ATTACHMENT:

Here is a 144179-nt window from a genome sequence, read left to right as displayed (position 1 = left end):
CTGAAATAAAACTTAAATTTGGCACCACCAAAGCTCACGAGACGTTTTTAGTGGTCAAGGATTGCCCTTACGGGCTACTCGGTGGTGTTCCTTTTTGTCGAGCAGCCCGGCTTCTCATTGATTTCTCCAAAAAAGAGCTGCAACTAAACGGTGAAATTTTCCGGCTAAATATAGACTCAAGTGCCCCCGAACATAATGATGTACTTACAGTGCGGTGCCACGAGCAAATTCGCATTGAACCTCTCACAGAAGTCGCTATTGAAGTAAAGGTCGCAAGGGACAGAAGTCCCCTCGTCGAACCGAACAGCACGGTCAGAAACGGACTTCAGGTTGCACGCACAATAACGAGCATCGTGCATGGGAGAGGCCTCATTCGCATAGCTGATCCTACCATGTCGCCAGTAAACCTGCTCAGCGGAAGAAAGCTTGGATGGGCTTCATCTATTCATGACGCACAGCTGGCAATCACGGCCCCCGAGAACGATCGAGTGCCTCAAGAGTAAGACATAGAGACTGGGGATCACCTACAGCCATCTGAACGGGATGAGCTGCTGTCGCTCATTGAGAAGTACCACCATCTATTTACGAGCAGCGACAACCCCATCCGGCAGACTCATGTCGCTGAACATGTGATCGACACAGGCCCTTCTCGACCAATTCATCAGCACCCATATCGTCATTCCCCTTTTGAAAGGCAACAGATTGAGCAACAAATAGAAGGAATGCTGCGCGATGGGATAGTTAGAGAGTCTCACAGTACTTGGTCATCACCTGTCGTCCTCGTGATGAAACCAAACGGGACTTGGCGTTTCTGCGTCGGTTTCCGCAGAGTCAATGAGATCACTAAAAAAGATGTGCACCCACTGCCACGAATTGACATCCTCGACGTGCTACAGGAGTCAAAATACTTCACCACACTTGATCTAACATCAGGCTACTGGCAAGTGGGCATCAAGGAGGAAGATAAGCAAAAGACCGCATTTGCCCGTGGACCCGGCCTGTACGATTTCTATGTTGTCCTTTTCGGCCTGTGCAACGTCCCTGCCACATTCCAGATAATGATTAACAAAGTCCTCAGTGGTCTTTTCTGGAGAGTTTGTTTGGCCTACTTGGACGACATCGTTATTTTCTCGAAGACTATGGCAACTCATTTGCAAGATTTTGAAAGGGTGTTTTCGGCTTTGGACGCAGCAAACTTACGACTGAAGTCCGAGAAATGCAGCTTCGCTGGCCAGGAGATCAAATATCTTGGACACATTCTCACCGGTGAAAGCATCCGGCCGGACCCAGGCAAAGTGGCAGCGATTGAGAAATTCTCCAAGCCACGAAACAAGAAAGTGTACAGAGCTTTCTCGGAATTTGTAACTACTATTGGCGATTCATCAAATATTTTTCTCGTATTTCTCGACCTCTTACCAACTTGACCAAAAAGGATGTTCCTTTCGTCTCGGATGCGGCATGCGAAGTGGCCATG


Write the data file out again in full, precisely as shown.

Here is a 144179-nt window from a genome sequence, read left to right as displayed (position 1 = left end):
CTGAAATAAAACTTAAATTTGGCACCACCAAAGCTCACGAGACGTTTTTAGTGGTCAAGGATTGCCCTTACGGGCTACTCGGTGGTGTTCCTTTTTGTCGAGCAGCCCGGCTTCTCATTGATTTCTCCAAAAAAGAGCTGCAACTAAACGGTGAAATTTTCCGGCTAAATATAGACTCAAGTGCCCCCGAACATAATGATGTACTTACAGTGCGGTGCCACGAGCAAATTCGCATTGAACCTCTCACAGAAGTCGCTATTGAAGTAAAGGTCGCAAGGGACAGAAGTCCCCTCGTCGAACCGAACAGCACGGTCAGAAACGGACTTCAGGTTGCACGCACAATAACGAGCATCGTGCATGGGAGAGGCCTCATTCGCATAGCTGATCCTACCATGTCGCCAGTAAACCTGCTCAGCGGAAGAAAGCTTGGATGGGCTTCATCTATTCATGACGCACAGCTGGCAATCACGGCCCCCGAGAACGATCGAGTGCCTCAAGAGTAAGACATAGAGACTGGGGATCACCTACAGCCATCTGAACGGGATGAGCTGCTGTCGCTCATTGAGAAGTACCACCATCTATTTACGAGCAGCGACAACCCCATCCGGCAGACTCATGTCGCTGAACATGTGATCGACACAGGCCCTTCTCGACCAATTCATCAGCACCCATATCGTCATTCCCCTTTTGAAAGGCAACAGATTGAGCAACAAATAGAAGGAATGCTGCGCGATGGGATAGTTAGAGAGTCTCACAGTACTTGGTCATCACCTGTCGTCCTCGTGATGAAACCAAACGGGACTTGGCGTTTCTGCGTCGGTTTCCGCAGAGTCAATGAGATCACTAAAAAAGATGTGCACCCACTGCCACGAATTGACATCCTCGACGTGCTACAGGAGTCAAAATACTTCACCACACTTGATCTAACATCAGGCTACTGGCAAGTGGGCATCAAGGAGGAAGATAAGCAAAAGACCGCATTTGCCCGTGGACCCGGCCTGTACGATTTCTATGTTGTCCTTTTCGGCCTGTGCAACGTCCCTGCCACATTCCAGATAATGATTAACAAAGTCCTCAGTGGTCTTTTCTGGAGAGTTTGTTTGGCCTACTTGGACGACATCGTTATTTTCTCGAAGACTATGGCAACTCATTTGCAAGATTTTGAAAGGGTGTTTTCGGCTTTGGACGCAGCAAACTTACGACTGAAGTCCGAGAAATGCAGCTTCGCTGGCCAGGAGATCAAATATCTTGGACACATTCTCACCGGTGAAAGCATCCGGCCGGACCCAGGCAAAGTGGCAGCGATTGAGAAATTCTCCAAGCCACGAAACAAGAAAGTGTACAGAGCTTTCTCGGAATTTGTAACTACTATTGGCGATTCATCAAATATTTTTCTCGTATTTCTCGACCTCTTACCAACTTGACCAAAAAGGATGTTCCTTTCGTCTCGGATGCGGCATGCGAAGTGGCCATG